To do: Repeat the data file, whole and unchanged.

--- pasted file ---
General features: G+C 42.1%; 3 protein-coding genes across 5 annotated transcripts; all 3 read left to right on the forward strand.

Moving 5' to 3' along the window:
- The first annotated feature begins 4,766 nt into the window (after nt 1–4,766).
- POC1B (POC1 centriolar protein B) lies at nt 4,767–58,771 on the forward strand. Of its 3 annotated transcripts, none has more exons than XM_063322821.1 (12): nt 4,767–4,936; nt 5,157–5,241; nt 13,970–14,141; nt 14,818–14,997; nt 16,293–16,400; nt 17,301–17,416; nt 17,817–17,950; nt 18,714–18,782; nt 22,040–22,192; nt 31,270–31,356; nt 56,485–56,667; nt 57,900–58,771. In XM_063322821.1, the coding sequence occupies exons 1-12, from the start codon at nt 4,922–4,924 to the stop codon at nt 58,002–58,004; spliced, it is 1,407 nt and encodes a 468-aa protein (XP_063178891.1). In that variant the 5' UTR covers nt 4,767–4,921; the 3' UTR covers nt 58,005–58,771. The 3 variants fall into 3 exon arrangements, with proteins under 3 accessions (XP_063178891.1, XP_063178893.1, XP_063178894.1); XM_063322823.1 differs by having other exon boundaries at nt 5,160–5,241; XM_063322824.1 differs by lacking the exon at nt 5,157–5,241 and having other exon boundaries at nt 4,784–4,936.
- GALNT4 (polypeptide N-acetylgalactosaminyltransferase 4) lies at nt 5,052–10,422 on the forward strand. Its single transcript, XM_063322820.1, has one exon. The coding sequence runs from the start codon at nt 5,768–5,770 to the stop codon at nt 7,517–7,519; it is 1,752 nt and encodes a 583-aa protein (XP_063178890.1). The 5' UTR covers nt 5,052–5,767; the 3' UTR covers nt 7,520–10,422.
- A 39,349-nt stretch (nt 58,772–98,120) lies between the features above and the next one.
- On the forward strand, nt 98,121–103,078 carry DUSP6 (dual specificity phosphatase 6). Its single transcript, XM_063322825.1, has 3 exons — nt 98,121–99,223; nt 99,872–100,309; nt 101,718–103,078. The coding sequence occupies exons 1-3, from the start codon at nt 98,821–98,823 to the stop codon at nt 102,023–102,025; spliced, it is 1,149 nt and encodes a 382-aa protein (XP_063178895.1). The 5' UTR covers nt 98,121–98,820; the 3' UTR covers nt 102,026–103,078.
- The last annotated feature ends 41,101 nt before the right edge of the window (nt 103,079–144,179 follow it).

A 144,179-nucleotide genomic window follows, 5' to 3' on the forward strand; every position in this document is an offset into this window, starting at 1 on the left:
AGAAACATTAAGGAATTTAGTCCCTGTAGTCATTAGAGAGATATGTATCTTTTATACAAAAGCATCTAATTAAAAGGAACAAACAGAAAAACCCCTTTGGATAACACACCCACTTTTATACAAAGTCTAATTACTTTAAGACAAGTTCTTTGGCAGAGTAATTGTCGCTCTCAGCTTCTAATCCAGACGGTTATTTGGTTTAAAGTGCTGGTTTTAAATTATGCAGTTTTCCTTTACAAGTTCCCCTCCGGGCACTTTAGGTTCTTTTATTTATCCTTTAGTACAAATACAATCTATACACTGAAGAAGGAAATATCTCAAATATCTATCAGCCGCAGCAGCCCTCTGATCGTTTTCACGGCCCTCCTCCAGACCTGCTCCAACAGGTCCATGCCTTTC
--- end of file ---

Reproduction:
General features: G+C 42.1%; 3 protein-coding genes across 5 annotated transcripts; all 3 read left to right on the forward strand.

Moving 5' to 3' along the window:
- The first annotated feature begins 4,766 nt into the window (after nt 1–4,766).
- POC1B (POC1 centriolar protein B) lies at nt 4,767–58,771 on the forward strand. Of its 3 annotated transcripts, none has more exons than XM_063322821.1 (12): nt 4,767–4,936; nt 5,157–5,241; nt 13,970–14,141; nt 14,818–14,997; nt 16,293–16,400; nt 17,301–17,416; nt 17,817–17,950; nt 18,714–18,782; nt 22,040–22,192; nt 31,270–31,356; nt 56,485–56,667; nt 57,900–58,771. In XM_063322821.1, the coding sequence occupies exons 1-12, from the start codon at nt 4,922–4,924 to the stop codon at nt 58,002–58,004; spliced, it is 1,407 nt and encodes a 468-aa protein (XP_063178891.1). In that variant the 5' UTR covers nt 4,767–4,921; the 3' UTR covers nt 58,005–58,771. The 3 variants fall into 3 exon arrangements, with proteins under 3 accessions (XP_063178891.1, XP_063178893.1, XP_063178894.1); XM_063322823.1 differs by having other exon boundaries at nt 5,160–5,241; XM_063322824.1 differs by lacking the exon at nt 5,157–5,241 and having other exon boundaries at nt 4,784–4,936.
- GALNT4 (polypeptide N-acetylgalactosaminyltransferase 4) lies at nt 5,052–10,422 on the forward strand. Its single transcript, XM_063322820.1, has one exon. The coding sequence runs from the start codon at nt 5,768–5,770 to the stop codon at nt 7,517–7,519; it is 1,752 nt and encodes a 583-aa protein (XP_063178890.1). The 5' UTR covers nt 5,052–5,767; the 3' UTR covers nt 7,520–10,422.
- A 39,349-nt stretch (nt 58,772–98,120) lies between the features above and the next one.
- On the forward strand, nt 98,121–103,078 carry DUSP6 (dual specificity phosphatase 6). Its single transcript, XM_063322825.1, has 3 exons — nt 98,121–99,223; nt 99,872–100,309; nt 101,718–103,078. The coding sequence occupies exons 1-3, from the start codon at nt 98,821–98,823 to the stop codon at nt 102,023–102,025; spliced, it is 1,149 nt and encodes a 382-aa protein (XP_063178895.1). The 5' UTR covers nt 98,121–98,820; the 3' UTR covers nt 102,026–103,078.
- The last annotated feature ends 41,101 nt before the right edge of the window (nt 103,079–144,179 follow it).

A 144,179-nucleotide genomic window follows, 5' to 3' on the forward strand; every position in this document is an offset into this window, starting at 1 on the left:
AGAAACATTAAGGAATTTAGTCCCTGTAGTCATTAGAGAGATATGTATCTTTTATACAAAAGCATCTAATTAAAAGGAACAAACAGAAAAACCCCTTTGGATAACACACCCACTTTTATACAAAGTCTAATTACTTTAAGACAAGTTCTTTGGCAGAGTAATTGTCGCTCTCAGCTTCTAATCCAGACGGTTATTTGGTTTAAAGTGCTGGTTTTAAATTATGCAGTTTTCCTTTACAAGTTCCCCTCCGGGCACTTTAGGTTCTTTTATTTATCCTTTAGTACAAATACAATCTATACACTGAAGAAGGAAATATCTCAAATATCTATCAGCCGCAGCAGCCCTCTGATCGTTTTCACGGCCCTCCTCCAGACCTGCTCCAACAGGTCCATGCCTTTC